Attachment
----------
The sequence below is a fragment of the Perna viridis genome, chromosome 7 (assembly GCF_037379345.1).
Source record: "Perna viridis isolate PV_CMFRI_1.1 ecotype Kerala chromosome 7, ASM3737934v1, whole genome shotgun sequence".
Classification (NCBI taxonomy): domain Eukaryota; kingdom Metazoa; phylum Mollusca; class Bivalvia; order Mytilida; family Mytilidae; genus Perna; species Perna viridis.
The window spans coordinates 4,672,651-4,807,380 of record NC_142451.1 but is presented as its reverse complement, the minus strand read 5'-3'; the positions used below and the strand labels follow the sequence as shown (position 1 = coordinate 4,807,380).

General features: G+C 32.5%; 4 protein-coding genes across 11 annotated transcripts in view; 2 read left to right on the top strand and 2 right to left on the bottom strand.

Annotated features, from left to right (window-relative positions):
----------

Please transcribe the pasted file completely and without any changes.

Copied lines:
The sequence below is a fragment of the Perna viridis genome, chromosome 7 (assembly GCF_037379345.1).
Source record: "Perna viridis isolate PV_CMFRI_1.1 ecotype Kerala chromosome 7, ASM3737934v1, whole genome shotgun sequence".
Classification (NCBI taxonomy): domain Eukaryota; kingdom Metazoa; phylum Mollusca; class Bivalvia; order Mytilida; family Mytilidae; genus Perna; species Perna viridis.
The window spans coordinates 4,672,651-4,807,380 of record NC_142451.1 but is presented as its reverse complement, the minus strand read 5'-3'; the positions used below and the strand labels follow the sequence as shown (position 1 = coordinate 4,807,380).

General features: G+C 32.5%; 4 protein-coding genes across 11 annotated transcripts in view; 2 read left to right on the top strand and 2 right to left on the bottom strand.

Annotated features, from left to right (window-relative positions):